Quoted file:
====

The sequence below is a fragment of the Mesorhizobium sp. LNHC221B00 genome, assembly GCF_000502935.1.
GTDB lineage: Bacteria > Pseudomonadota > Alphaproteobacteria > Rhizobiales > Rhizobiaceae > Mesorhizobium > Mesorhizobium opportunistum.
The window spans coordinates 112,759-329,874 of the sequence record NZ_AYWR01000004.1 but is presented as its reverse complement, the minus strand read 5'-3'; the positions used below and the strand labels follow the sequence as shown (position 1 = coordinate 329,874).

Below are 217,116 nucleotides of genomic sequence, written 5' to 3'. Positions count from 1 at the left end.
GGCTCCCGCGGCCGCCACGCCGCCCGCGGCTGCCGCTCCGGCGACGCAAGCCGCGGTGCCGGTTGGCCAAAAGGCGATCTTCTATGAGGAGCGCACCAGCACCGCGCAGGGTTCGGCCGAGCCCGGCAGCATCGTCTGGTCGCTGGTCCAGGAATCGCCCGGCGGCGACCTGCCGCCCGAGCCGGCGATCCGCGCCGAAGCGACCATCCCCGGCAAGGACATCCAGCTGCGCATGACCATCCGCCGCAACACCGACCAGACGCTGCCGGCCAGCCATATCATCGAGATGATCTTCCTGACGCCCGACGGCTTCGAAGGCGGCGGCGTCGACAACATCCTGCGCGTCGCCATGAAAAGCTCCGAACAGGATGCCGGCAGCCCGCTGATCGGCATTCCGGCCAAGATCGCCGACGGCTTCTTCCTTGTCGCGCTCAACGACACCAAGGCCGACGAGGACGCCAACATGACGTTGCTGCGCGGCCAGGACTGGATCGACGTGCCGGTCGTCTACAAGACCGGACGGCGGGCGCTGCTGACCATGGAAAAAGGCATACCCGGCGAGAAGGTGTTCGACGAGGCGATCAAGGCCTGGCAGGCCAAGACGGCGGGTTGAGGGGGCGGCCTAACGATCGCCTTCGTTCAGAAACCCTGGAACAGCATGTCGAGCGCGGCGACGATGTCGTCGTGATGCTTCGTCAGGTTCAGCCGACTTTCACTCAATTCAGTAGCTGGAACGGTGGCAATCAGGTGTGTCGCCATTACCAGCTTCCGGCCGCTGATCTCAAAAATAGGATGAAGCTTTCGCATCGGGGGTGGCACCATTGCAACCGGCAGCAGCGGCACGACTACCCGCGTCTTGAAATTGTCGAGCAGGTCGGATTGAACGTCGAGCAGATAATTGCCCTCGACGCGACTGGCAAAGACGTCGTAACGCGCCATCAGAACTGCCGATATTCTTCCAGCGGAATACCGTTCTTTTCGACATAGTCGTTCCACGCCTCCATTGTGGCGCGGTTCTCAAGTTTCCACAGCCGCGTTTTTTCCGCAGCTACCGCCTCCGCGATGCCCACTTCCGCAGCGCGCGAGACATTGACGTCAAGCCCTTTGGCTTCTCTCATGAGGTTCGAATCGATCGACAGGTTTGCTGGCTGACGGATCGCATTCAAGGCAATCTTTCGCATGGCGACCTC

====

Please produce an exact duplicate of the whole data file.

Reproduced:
The sequence below is a fragment of the Mesorhizobium sp. LNHC221B00 genome, assembly GCF_000502935.1.
GTDB lineage: Bacteria > Pseudomonadota > Alphaproteobacteria > Rhizobiales > Rhizobiaceae > Mesorhizobium > Mesorhizobium opportunistum.
The window spans coordinates 112,759-329,874 of the sequence record NZ_AYWR01000004.1 but is presented as its reverse complement, the minus strand read 5'-3'; the positions used below and the strand labels follow the sequence as shown (position 1 = coordinate 329,874).

Below are 217,116 nucleotides of genomic sequence, written 5' to 3'. Positions count from 1 at the left end.
GGCTCCCGCGGCCGCCACGCCGCCCGCGGCTGCCGCTCCGGCGACGCAAGCCGCGGTGCCGGTTGGCCAAAAGGCGATCTTCTATGAGGAGCGCACCAGCACCGCGCAGGGTTCGGCCGAGCCCGGCAGCATCGTCTGGTCGCTGGTCCAGGAATCGCCCGGCGGCGACCTGCCGCCCGAGCCGGCGATCCGCGCCGAAGCGACCATCCCCGGCAAGGACATCCAGCTGCGCATGACCATCCGCCGCAACACCGACCAGACGCTGCCGGCCAGCCATATCATCGAGATGATCTTCCTGACGCCCGACGGCTTCGAAGGCGGCGGCGTCGACAACATCCTGCGCGTCGCCATGAAAAGCTCCGAACAGGATGCCGGCAGCCCGCTGATCGGCATTCCGGCCAAGATCGCCGACGGCTTCTTCCTTGTCGCGCTCAACGACACCAAGGCCGACGAGGACGCCAACATGACGTTGCTGCGCGGCCAGGACTGGATCGACGTGCCGGTCGTCTACAAGACCGGACGGCGGGCGCTGCTGACCATGGAAAAAGGCATACCCGGCGAGAAGGTGTTCGACGAGGCGATCAAGGCCTGGCAGGCCAAGACGGCGGGTTGAGGGGGCGGCCTAACGATCGCCTTCGTTCAGAAACCCTGGAACAGCATGTCGAGCGCGGCGACGATGTCGTCGTGATGCTTCGTCAGGTTCAGCCGACTTTCACTCAATTCAGTAGCTGGAACGGTGGCAATCAGGTGTGTCGCCATTACCAGCTTCCGGCCGCTGATCTCAAAAATAGGATGAAGCTTTCGCATCGGGGGTGGCACCATTGCAACCGGCAGCAGCGGCACGACTACCCGCGTCTTGAAATTGTCGAGCAGGTCGGATTGAACGTCGAGCAGATAATTGCCCTCGACGCGACTGGCAAAGACGTCGTAACGCGCCATCAGAACTGCCGATATTCTTCCAGCGGAATACCGTTCTTTTCGACATAGTCGTTCCACGCCTCCATTGTGGCGCGGTTCTCAAGTTTCCACAGCCGCGTTTTTTCCGCAGCTACCGCCTCCGCGATGCCCACTTCCGCAGCGCGCGAGACATTGACGTCAAGCCCTTTGGCTTCTCTCATGAGGTTCGAATCGATCGACAGGTTTGCTGGCTGACGGATCGCATTCAAGGCAATCTTTCGCATGGCGACCTC